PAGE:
Well, Khmer New Year 2013 is finally over and life is back to normal. Every year, my family goes to at least one wat a day and then we have a Big Day Out. After going to a wat outside of town, we proceed to a picnic spot. This year, we did a grand tour, starting with a wat far outside of town. From there, we made a loop, first on a little-used road to Steung Hau and then a back road to Kbal Chhai waterfall.
I love this wat because it’s on a hill and there are lots of mini-wats scattered up the hillside until you reach the big Buddha that looks down over Route 4 and sweeping views of the countryside. There are no groomed paths – you have to pick your way up the rocky hill – and there are even some wild monkeys. By wild, I mean wild. Some little boys chased one and it bit one of them on the hand. Poor kid.
Khmer New Year was good to us this year. After too long without rain, the rains came around the beginning of the celebrations and hung around throughout the week. At the same time, we got our power back; almost full-time. After the reservoir went dry, they had to use the power to get water from the big reservoir near Kbal Chhai and we were without power about 12 hours a day.
Of course, throughout that period the expat rumour mill was going full tilt. There’s a vocal minority of Sihanoukville expats who say with all the authority in the world that there’s some mysterious corrupt official in charge of the power generator who shuts it off to save money and pockets the savings (or something like that). I know, it doesn’t make sense because:
- Shutting it down and starting it up is more costly than keeping it going and
- It’s not just us peons who are inconvenienced by power outages. The port facilities, Sokha Resort, the brewery and other influential enterprises have to fire up their generators.
Making sense doesn’t really matter to these disgruntled individuals. Complaining is a way of life for them. It would be funny if not for the fact that they love to go on forums and boast about their “inside knowledge” about corruption in Cambodia. Unfortunately, naive readers take the bait and the rumours are taken at face value. “Hey, this guy has lived in Sihanoukville a long time. He must know the score!” No he just hangs out in bars, swaps rumours with other unhappy expats and passes them on to newcomers.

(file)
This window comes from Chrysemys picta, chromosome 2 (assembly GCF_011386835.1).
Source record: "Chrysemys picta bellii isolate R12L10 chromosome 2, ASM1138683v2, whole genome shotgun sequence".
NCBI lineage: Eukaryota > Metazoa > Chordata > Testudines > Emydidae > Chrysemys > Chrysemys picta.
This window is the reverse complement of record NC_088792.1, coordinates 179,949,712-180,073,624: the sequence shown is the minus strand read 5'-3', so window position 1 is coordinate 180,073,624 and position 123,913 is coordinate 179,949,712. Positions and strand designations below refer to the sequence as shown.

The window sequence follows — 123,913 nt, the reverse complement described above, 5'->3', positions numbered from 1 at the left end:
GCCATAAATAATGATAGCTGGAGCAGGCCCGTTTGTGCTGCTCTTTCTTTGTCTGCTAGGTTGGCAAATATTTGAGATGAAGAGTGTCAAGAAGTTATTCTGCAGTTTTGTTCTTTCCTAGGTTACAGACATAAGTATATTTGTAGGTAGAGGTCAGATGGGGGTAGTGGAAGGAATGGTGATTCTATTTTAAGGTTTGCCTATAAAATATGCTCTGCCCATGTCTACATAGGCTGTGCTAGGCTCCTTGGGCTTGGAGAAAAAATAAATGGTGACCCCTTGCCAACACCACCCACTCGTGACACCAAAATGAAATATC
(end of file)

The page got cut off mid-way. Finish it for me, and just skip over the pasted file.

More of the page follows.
Anyway, as the photo above shows, that shadowy figure’s days are numbered, because our current generator is soon to be replaced by a real power station. As we drove up the road to Steung Hau, I followed the new power lines from Kampot and not long after passing the entrance to what will become the Steung Hau SEZ (Special Economic Zone), the power poles came to an abrupt halt at that maze of poles in the distance.
It seemed like we were taking the long way to Kbal Chhai, but a left turn down this tree-lined dirt road took us to a back entrance on the other side of the river. The river was flowing nicely thanks to the rains and the hordes of Cambodian families were making the most of it.
Finally, it was time to go, but everyone in our rented truck were in jovial spirits, so we went for a loop of the back residential roads of Sihanoukville, where groups of children and teenagers were waiting for passers-by to throw water bombs at. Our driver got into the spirit of it all and slowed to a crawl to make sure everyone got thoroughly dowsed.
As it is every year, it was a great day.